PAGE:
On the death of Taqi Khan, Murshid Quli Khan II was made the naib nazim of Orissa; Sarfaraz Khan and alivardi khan were appointed naib nazims of Jahangirnagar and Bihar respectively. Sarfaraz held his post from 1733 to 1738, though he never visited Dhaka. He administered Dhaka with the help of Ghalib Ali Khan as his deputy and Jaswant Rai as the diwan. Ghalib Ali's administration brought the same degree of peace and prosperity as was witnessed during the time of shaista khan. Trade and agriculture flourished and prices of food grains came down substantially. Prosperity continued as long as Ghalib Ali Khan and Jaswant Rai remained at Jahangirnagar.
Nawab Shujauddin Khan was succeeded by his son Sarfaraz Khan (1739-1740) as the nawab of Bengal, Bihar and Orissa. He did not change the old royal officials from their respective posts. Thus Haji Ahmed, Alam Chand, jagat sheth and many others remained in their former offices. Alivardi Khan continued to remain as the naib nazim of Bihar from where he joined in a conspiracy with his brother Haji Ahmed to overthrow Sarfaraz Khan. Haji Ahmed brought Jagat Sheth and Alam Chand to his side against the nawab. In the battle of Ghiria (1740) Sarfaraz Khan met the rebel forces led by Alivardi Khan and was defeated and killed. Alivardi Khan then became the nawab of Bengal and Bihar.
The new nawab conferred the niabat of Jahangirnagar on his eldest nephew and son-in-law (husband of ghaseti begum) nawazish muhammad khan. He administered Jahangirnagar through his deputies Husain Quli Khan (1740-1754) and Murad Ali Khan. By 1753 the situation in the eastern province of Jahangirnagar was under the control of non-Muslim officers, although Nawazish Muhammad Khan, who lived in the capital Murshidabad, was its nominal ruler. The continuous absence of the main incumbent to the post of the naib nazim helped the growth of a Hindu aristocracy and mercantile class. The politically ambitious Hindu officials began to assert themselves in court politics as well. rajballabh acquired much wealth and property for himself by misappropriating the revenue.
Alivardi captured Orissa from Murshid Quli Khan II and appointed sayed ahmed khan, his second nephew and second son-in-law, the naib nazim of Orissa and returned to Murshidabad. Sayed Ahmed could not face local problems successfully and so there was a popular uprising in Orissa. The enemies captured him and Alivardi Khan proceeded to set him free. Sayed Ahmed was subsequently withdrawn from Orissa and in his place Mukhlis Ali Khan and Sheikh Masum were posted one after another as naib nazims. Durlabh Ram, son of Janakiram, was placed in Orissa as the diwan in order to assist the naib nazim in running the local administration.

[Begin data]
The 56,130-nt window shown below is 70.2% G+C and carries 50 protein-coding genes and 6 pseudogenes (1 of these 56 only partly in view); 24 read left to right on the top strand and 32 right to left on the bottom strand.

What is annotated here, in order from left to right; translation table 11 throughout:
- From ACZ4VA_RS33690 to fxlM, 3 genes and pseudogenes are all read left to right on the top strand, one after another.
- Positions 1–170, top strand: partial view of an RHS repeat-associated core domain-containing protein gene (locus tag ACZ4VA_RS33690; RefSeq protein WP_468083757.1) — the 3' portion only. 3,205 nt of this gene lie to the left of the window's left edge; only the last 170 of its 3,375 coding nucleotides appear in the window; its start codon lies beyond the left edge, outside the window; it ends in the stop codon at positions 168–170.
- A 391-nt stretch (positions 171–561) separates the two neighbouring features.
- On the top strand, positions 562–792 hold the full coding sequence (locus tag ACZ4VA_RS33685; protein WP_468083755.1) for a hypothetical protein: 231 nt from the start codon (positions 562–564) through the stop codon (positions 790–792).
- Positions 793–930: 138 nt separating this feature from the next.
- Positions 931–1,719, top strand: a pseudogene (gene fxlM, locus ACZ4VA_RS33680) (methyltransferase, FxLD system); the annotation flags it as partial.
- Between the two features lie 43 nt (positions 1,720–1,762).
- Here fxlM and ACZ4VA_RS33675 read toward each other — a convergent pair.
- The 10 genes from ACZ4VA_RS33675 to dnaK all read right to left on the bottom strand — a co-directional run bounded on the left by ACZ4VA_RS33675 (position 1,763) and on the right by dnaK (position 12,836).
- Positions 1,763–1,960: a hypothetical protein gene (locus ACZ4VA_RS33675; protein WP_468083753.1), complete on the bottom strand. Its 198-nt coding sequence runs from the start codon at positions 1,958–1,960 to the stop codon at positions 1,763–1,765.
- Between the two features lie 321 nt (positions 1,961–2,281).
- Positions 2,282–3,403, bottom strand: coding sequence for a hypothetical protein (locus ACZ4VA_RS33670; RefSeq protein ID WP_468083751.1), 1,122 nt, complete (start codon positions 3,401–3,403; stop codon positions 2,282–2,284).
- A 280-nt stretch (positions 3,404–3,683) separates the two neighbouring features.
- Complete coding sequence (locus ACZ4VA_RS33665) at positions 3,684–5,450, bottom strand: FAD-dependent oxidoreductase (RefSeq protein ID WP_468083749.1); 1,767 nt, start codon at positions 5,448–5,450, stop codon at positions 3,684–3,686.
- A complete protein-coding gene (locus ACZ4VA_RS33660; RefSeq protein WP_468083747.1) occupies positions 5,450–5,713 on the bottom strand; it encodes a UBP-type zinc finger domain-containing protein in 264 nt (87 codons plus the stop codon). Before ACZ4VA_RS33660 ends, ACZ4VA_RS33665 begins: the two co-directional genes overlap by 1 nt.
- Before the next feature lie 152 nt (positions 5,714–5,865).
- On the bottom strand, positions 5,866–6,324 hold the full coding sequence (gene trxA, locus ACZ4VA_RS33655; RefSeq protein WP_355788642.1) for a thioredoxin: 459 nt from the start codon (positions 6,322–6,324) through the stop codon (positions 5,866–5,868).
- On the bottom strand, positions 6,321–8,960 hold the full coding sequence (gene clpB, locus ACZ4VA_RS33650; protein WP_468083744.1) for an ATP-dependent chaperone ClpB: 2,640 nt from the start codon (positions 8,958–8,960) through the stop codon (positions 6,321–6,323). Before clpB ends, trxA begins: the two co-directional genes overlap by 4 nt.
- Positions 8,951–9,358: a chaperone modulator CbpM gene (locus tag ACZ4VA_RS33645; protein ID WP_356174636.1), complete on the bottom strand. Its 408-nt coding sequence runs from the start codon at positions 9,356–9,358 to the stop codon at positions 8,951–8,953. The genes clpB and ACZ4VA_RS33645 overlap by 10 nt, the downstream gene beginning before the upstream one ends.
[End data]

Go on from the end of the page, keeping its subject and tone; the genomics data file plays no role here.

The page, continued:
Under Alivardi Khan Bihar was a hotbed of Afghan revolts. The rebel Afghan leader Mustafa Khan was successfully driven back by zainuddin ahmad khan, the youngest nephew and son-in-law of Alivardi Khan. The defeated Afghans encouraged Raghuji Bhonsle, the Maratha leader of Nagpur, to proceed against Alivardi Khan. But their evil designs were not fulfilled. The Afghans, however, killed Zainuddin Ahmed and the nawab proceeded against them to avenge the death of his son-in-law. He defeated the enemies, entered Patna and posted sirajuddaula, son of the deceased, as the naib nazim there. Raja Janakiram was placed there for his assistance.
jasarat khan was the naib nazim of Jahangirnagar during the time of Nawab Sirajuddaula (1756-57). He remained in that office for two terms (ie from 1756-1762 and 1765-1778). He witnessed the great political change that took place in 1757 after the battle of palashi. Nawab mir qasim removed him from his post because of his alleged tilt towards the English. But the English reinstated him in the post of naib nazim in 1765.
Naib Nazims after Palashi The English did not abolish the post of the Naib Nazim after the battle of Palashi. They, however, appointed only those persons to the post who were considered loyal to them. Gradually the office lost its former power and glory and remained only in name. The East India Company continued the office till its authority was firmly established. Muhammad reza khan was appointed naib nazim of Jahangirnagar in 1763 when mir jafar became the nawab for the second time.